It is the eighth anniversary of my mother’s passing. I can’t believe it’s been that long; I can’t believe it’s that short. Some days it feels like such a long time ago, others like it was just yesterday.
I am okay. I am better this year than I was last year. Last year I was a wreck. This year I am calm. But I did stay up till the exact time of her death of 2:42am and bawled into my pillow. I said the prayer I’ve said for her since she died, several times until I fell asleep. Several times, in case I said it wrong or it wasn’t clear enough the first few times. The plan was to go to the cemetery this morning but I was too tired.
I still see her sometimes. In my mind’s eye, I mean. I see her in this house, still. It is strange to be living in a house that used to house another person who is no longer alive. Every corner holds a memory. She’s here but she’s not. Her things are still here – her shoes are all still here.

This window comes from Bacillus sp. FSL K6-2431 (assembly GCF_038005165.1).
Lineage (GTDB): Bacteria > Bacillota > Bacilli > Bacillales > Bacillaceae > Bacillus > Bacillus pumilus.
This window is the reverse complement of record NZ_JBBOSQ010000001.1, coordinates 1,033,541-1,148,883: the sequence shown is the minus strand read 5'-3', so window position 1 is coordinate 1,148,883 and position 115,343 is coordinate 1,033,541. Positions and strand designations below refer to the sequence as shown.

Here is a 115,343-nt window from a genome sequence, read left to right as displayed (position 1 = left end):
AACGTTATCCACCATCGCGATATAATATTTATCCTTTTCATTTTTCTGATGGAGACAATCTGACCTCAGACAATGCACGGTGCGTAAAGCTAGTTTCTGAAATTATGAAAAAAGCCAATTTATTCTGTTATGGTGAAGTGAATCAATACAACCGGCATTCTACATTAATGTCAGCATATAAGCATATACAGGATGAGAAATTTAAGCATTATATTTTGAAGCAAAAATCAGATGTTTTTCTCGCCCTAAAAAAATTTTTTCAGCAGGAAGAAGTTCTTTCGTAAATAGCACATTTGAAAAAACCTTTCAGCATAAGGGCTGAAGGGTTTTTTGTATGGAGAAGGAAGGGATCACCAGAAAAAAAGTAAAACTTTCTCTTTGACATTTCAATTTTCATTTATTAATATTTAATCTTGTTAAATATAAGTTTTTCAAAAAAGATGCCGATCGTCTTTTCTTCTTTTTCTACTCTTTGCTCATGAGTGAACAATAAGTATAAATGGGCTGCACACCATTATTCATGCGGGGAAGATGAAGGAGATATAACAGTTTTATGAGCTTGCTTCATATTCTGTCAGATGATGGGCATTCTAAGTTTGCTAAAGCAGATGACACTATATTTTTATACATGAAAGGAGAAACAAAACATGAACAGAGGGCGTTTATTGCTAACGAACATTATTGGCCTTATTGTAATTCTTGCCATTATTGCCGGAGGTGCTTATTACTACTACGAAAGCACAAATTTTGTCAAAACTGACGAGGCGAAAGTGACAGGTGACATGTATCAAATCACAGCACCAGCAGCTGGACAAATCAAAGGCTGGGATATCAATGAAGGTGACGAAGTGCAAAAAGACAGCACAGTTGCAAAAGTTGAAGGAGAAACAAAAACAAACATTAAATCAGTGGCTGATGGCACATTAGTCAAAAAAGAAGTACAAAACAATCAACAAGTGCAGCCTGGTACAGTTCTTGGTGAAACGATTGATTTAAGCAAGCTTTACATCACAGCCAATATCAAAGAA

I can picture her in her bedroom. She’s cooking in the kitchen with the radio on. I hear her singing along to an old Malay song.
I see her in the armchair in the living room. It wasn’t her favourite chair or anything. But I clearly remember her sitting there after her shower as she waited for me to change her bedsheets for her. She was too weak to do it herself. I can’t remember when this was exactly, either late August or early September. I had never changed her bedsheets for her, because you don’t really have a reason to change your parents’ bedsheets for them, do you? Later as I lotioned her legs I noticed how much weight she had lost. My mother, in better health, was rather plump. Now her cheeks were hollow, her shoulders bony. She moved slowly. She spoke softly. I finally admitted it to myself: my mother had terminal cancer.
Over time the crushing, heavy pain in my heart has become a dull ache, but if I think too hard, the grief is all new again. It’s a permanent part of my being now.